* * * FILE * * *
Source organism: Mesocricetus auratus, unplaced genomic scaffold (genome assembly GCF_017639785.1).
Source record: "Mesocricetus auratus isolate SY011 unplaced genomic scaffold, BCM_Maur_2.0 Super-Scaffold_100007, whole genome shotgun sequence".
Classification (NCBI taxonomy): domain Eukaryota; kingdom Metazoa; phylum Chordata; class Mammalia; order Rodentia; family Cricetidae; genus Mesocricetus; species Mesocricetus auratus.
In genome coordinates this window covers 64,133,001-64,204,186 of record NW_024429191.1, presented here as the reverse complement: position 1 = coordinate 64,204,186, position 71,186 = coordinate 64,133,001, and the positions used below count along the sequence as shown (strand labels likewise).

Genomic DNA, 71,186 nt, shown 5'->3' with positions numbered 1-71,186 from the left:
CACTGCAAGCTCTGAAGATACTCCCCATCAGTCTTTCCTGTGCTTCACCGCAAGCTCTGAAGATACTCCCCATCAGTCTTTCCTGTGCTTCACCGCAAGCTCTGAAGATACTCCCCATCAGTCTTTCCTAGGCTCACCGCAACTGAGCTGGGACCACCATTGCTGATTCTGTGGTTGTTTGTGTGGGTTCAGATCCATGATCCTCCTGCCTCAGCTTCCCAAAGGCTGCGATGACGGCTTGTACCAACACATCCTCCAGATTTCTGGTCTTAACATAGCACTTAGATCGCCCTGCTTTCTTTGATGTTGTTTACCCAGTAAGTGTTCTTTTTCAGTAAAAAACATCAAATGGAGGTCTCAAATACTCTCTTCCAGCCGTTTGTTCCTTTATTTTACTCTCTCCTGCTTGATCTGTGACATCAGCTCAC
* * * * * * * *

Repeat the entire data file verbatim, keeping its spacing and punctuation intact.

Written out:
Source organism: Mesocricetus auratus, unplaced genomic scaffold (genome assembly GCF_017639785.1).
Source record: "Mesocricetus auratus isolate SY011 unplaced genomic scaffold, BCM_Maur_2.0 Super-Scaffold_100007, whole genome shotgun sequence".
Classification (NCBI taxonomy): domain Eukaryota; kingdom Metazoa; phylum Chordata; class Mammalia; order Rodentia; family Cricetidae; genus Mesocricetus; species Mesocricetus auratus.
In genome coordinates this window covers 64,133,001-64,204,186 of record NW_024429191.1, presented here as the reverse complement: position 1 = coordinate 64,204,186, position 71,186 = coordinate 64,133,001, and the positions used below count along the sequence as shown (strand labels likewise).

Genomic DNA, 71,186 nt, shown 5'->3' with positions numbered 1-71,186 from the left:
CACTGCAAGCTCTGAAGATACTCCCCATCAGTCTTTCCTGTGCTTCACCGCAAGCTCTGAAGATACTCCCCATCAGTCTTTCCTGTGCTTCACCGCAAGCTCTGAAGATACTCCCCATCAGTCTTTCCTAGGCTCACCGCAACTGAGCTGGGACCACCATTGCTGATTCTGTGGTTGTTTGTGTGGGTTCAGATCCATGATCCTCCTGCCTCAGCTTCCCAAAGGCTGCGATGACGGCTTGTACCAACACATCCTCCAGATTTCTGGTCTTAACATAGCACTTAGATCGCCCTGCTTTCTTTGATGTTGTTTACCCAGTAAGTGTTCTTTTTCAGTAAAAAACATCAAATGGAGGTCTCAAATACTCTCTTCCAGCCGTTTGTTCCTTTATTTTACTCTCTCCTGCTTGATCTGTGACATCAGCTCAC